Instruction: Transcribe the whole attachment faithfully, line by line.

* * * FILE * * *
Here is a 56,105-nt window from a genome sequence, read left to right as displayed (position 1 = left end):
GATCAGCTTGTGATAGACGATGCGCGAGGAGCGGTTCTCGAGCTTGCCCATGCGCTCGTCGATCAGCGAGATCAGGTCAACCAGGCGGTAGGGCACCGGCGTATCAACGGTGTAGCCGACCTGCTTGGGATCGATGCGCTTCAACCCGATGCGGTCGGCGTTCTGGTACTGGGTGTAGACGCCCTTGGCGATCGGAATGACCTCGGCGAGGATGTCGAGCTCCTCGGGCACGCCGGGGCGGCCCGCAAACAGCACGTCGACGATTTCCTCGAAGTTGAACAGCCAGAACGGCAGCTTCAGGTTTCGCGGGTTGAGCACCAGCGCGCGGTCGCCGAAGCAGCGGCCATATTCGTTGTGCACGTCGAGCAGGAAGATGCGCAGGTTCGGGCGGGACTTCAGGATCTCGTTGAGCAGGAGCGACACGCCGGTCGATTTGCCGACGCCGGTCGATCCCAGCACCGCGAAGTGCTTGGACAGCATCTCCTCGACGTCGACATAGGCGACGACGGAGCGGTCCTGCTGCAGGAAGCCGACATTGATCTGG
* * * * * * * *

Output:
Here is a 56,105-nt window from a genome sequence, read left to right as displayed (position 1 = left end):
GATCAGCTTGTGATAGACGATGCGCGAGGAGCGGTTCTCGAGCTTGCCCATGCGCTCGTCGATCAGCGAGATCAGGTCAACCAGGCGGTAGGGCACCGGCGTATCAACGGTGTAGCCGACCTGCTTGGGATCGATGCGCTTCAACCCGATGCGGTCGGCGTTCTGGTACTGGGTGTAGACGCCCTTGGCGATCGGAATGACCTCGGCGAGGATGTCGAGCTCCTCGGGCACGCCGGGGCGGCCCGCAAACAGCACGTCGACGATTTCCTCGAAGTTGAACAGCCAGAACGGCAGCTTCAGGTTTCGCGGGTTGAGCACCAGCGCGCGGTCGCCGAAGCAGCGGCCATATTCGTTGTGCACGTCGAGCAGGAAGATGCGCAGGTTCGGGCGGGACTTCAGGATCTCGTTGAGCAGGAGCGACACGCCGGTCGATTTGCCGACGCCGGTCGATCCCAGCACCGCGAAGTGCTTGGACAGCATCTCCTCGACGTCGACATAGGCGACGACGGAGCGGTCCTGCTGCAGGAAGCCGACATTGATCTGG